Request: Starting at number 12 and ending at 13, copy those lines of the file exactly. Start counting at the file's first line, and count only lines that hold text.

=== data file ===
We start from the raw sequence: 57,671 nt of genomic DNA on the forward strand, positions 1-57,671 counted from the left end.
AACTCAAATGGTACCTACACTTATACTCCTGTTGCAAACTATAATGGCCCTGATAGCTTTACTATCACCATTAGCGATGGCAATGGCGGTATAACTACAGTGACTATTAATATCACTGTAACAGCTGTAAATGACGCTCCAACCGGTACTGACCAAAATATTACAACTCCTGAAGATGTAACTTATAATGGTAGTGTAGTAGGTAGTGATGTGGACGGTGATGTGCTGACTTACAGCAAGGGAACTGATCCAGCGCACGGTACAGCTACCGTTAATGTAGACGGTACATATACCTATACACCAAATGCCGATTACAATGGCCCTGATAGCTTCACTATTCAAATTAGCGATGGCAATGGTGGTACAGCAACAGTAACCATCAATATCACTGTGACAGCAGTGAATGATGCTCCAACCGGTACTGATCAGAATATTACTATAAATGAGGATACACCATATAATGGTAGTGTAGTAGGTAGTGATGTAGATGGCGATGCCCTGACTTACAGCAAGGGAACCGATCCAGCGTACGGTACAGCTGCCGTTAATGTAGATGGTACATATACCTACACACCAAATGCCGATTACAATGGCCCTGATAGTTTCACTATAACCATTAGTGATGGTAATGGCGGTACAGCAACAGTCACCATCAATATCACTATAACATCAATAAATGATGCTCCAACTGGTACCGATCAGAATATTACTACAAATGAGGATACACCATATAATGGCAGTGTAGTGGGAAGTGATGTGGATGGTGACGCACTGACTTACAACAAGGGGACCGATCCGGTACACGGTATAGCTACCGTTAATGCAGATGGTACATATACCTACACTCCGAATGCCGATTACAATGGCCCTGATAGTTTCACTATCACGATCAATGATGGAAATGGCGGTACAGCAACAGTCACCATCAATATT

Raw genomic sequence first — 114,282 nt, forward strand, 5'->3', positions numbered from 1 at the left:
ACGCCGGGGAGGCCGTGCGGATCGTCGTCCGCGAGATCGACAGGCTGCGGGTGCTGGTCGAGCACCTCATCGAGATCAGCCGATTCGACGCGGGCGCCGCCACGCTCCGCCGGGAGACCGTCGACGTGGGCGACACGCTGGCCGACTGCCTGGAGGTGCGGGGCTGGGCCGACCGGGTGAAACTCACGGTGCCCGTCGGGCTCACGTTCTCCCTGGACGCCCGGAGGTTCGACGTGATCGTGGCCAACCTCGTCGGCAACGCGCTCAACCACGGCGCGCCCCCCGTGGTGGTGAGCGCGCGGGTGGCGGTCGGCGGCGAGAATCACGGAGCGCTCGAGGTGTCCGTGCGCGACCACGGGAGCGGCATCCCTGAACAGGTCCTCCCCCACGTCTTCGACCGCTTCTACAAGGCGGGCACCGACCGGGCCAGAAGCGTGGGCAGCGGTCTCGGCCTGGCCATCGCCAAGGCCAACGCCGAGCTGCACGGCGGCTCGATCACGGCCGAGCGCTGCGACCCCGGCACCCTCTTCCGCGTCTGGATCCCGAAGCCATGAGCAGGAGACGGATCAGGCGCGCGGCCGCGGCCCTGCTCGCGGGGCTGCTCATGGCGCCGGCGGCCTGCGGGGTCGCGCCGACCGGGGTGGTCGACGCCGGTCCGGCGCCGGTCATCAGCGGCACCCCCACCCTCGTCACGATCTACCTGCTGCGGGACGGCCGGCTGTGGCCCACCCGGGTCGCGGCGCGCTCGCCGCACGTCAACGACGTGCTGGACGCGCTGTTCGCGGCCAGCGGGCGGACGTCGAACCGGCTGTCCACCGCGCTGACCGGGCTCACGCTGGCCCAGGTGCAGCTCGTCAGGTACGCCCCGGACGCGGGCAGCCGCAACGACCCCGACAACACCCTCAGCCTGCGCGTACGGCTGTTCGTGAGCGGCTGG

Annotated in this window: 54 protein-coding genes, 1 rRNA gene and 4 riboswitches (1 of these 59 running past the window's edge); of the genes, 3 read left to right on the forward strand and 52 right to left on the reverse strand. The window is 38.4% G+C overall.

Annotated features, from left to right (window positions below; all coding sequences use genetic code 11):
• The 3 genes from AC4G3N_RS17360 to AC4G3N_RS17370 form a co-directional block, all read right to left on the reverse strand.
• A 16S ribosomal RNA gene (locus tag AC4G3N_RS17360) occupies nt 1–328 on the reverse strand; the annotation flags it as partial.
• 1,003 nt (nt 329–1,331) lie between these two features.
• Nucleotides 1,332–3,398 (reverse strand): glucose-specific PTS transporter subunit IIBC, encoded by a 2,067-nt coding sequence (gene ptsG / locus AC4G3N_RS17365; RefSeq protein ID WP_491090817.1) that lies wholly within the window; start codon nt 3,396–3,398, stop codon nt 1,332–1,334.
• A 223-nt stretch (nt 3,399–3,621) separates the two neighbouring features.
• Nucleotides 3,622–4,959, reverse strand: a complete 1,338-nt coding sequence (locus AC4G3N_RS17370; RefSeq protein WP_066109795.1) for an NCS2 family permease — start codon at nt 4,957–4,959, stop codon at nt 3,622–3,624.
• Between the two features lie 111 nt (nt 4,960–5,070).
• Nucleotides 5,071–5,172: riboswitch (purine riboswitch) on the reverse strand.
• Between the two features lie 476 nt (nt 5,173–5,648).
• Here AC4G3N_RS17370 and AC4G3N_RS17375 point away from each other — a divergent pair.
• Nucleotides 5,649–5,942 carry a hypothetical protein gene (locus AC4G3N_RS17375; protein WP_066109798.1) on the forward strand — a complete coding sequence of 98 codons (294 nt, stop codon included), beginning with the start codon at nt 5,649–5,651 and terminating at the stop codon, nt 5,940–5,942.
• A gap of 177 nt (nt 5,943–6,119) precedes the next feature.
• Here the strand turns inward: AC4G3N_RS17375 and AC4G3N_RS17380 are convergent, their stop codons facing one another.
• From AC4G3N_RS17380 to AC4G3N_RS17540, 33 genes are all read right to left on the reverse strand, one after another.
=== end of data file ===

• Nucleotides 3,622–4,959, reverse strand: a complete 1,338-nt coding sequence (locus AC4G3N_RS17370; RefSeq protein WP_066109795.1) for an NCS2 family permease — start codon at nt 4,957–4,959, stop codon at nt 3,622–3,624.
• Between the two features lie 111 nt (nt 4,960–5,070).